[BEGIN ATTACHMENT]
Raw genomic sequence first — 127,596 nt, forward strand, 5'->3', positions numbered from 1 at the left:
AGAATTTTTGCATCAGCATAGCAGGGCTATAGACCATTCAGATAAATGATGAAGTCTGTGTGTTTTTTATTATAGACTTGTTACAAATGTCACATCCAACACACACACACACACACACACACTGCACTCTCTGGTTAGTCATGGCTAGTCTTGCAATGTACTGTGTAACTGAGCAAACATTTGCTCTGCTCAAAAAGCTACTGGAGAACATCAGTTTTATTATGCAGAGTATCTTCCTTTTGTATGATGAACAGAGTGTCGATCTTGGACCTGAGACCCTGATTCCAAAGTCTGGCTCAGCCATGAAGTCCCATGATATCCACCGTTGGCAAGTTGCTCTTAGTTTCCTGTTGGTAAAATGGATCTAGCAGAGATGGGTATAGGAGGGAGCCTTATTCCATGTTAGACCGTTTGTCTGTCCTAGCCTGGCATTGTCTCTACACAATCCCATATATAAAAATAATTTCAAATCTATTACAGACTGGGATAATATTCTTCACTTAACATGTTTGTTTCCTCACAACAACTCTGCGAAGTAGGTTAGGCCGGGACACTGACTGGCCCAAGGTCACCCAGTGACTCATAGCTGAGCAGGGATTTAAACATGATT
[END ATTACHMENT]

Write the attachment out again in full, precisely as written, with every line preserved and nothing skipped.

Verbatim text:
Raw genomic sequence first — 127,596 nt, forward strand, 5'->3', positions numbered from 1 at the left:
AGAATTTTTGCATCAGCATAGCAGGGCTATAGACCATTCAGATAAATGATGAAGTCTGTGTGTTTTTTATTATAGACTTGTTACAAATGTCACATCCAACACACACACACACACACACACACTGCACTCTCTGGTTAGTCATGGCTAGTCTTGCAATGTACTGTGTAACTGAGCAAACATTTGCTCTGCTCAAAAAGCTACTGGAGAACATCAGTTTTATTATGCAGAGTATCTTCCTTTTGTATGATGAACAGAGTGTCGATCTTGGACCTGAGACCCTGATTCCAAAGTCTGGCTCAGCCATGAAGTCCCATGATATCCACCGTTGGCAAGTTGCTCTTAGTTTCCTGTTGGTAAAATGGATCTAGCAGAGATGGGTATAGGAGGGAGCCTTATTCCATGTTAGACCGTTTGTCTGTCCTAGCCTGGCATTGTCTCTACACAATCCCATATATAAAAATAATTTCAAATCTATTACAGACTGGGATAATATTCTTCACTTAACATGTTTGTTTCCTCACAACAACTCTGCGAAGTAGGTTAGGCCGGGACACTGACTGGCCCAAGGTCACCCAGTGACTCATAGCTGAGCAGGGATTTAAACATGATT